Home Away from Home
A century-and-a-half ago, a diplomat to Hawaii brought some of the Islands back to his native Michigan.
By David Cheever
Photo by Dennis Cox/Worldviews
Interested in touring the Honolulu House? You can find details at www.marshallhistoricalsociety.org
In 1857, when Hawaii was an independent nation, President James Buchanan selected a former Michigan Supreme Court justice named Abner Pratt as U.S. consul to the then-Sandwich Islands. When Pratt and his wife, Eliza, landed in Honolulu, they quickly took to all aspects of Island life, from food to clothing to music and flora and fauna. They even lived in an Island-style house near Honolulu Harbor that was reminiscent of the first Iolani Palace.
But their tenure was short-lived due to Abner’s asthma, which was exacerbated by Hawaii’s climate. In 1859, they headed back to Marshall. Nostalgic for Hawaii, Abner soon began to design and build a substantial home, which he called Honolulu House. It cost $15,000 in 1860, about $324,880 in today’s dollars.
The Marshall Historical Society, which is now housed in the building, describes its exterior architecture as a blend of Italianate, Gothic and Polynesian. Distinctive features include a decorative nine-bay veranda, with the center bay leading up to a 30-foot-high observation tower. The home’s upper level contains a spacious central hall with an elaborate spiral staircase made of ebony, teak, mahogany and maple.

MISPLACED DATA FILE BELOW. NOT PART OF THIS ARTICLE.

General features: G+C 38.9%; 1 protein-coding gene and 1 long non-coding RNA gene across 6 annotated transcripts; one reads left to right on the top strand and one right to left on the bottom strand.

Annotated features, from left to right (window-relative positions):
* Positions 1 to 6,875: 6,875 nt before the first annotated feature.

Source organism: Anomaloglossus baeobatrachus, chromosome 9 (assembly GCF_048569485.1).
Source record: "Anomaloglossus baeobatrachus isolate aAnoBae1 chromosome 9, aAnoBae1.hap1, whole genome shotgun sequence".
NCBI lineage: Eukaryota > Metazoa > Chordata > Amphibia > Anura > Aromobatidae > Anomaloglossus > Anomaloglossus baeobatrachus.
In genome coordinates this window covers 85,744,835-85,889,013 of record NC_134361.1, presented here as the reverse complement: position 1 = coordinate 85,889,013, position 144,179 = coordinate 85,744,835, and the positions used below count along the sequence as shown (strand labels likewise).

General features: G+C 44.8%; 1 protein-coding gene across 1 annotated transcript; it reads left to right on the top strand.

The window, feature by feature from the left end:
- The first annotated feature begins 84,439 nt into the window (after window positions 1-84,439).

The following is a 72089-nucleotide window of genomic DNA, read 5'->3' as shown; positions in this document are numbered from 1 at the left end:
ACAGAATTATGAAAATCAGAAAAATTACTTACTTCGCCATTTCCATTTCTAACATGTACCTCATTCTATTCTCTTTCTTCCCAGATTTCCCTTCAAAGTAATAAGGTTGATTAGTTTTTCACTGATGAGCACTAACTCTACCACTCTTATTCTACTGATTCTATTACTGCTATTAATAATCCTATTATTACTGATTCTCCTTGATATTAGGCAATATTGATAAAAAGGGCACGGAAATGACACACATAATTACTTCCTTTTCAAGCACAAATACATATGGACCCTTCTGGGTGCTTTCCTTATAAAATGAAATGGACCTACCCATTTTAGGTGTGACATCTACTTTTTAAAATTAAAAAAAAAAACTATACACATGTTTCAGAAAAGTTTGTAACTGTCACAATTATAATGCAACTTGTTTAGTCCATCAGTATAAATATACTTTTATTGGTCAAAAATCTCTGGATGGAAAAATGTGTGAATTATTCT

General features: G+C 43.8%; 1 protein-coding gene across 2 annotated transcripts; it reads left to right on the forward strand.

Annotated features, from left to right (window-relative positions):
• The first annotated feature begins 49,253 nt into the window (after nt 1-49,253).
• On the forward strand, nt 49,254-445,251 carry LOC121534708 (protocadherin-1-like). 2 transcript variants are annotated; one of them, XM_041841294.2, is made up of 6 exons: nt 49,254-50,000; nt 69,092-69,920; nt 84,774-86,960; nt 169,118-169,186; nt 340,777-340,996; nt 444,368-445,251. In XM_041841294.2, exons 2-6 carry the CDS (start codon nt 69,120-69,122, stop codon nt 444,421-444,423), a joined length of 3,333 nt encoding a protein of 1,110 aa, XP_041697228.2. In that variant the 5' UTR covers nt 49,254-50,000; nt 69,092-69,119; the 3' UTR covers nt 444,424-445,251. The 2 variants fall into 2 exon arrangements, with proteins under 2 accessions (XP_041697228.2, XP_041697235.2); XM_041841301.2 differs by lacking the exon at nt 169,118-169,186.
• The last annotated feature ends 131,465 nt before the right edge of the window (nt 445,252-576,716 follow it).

We don’t know how Abner would describe his tropical creation, but the Society’s executive director, Jennifer Rupp, considers it “an architectural gem.” “Its 15-foot ceilings, 10-foot doors and windows, hand-painted walls and ceilings and expansive veranda give the home a unique Island feel,” she says. “Also lending a Polynesian flair is the pagoda-topped observatory tower.”
Pratt lavishly furnished the house with what he considered the trappings of the Islands: pineapple-shaped chandeliers, murals of tropical scenes, tapa cloth, Oriental and Polynesian art, shells, feather capes, swords and native torches. To carry the theme further, he served tropical foods to his guests and even wore white linen suits in the dead of winter.
Pratt may have gone too far, though. it's reported that, in the midst of foul weather in March 1863, he was wearing tropical clothing on a return trip from Lansing. He contracted pneumonia and died shortly thereafter.
But his storied house still stands. If you'd like to visit, it's open daily from May through October.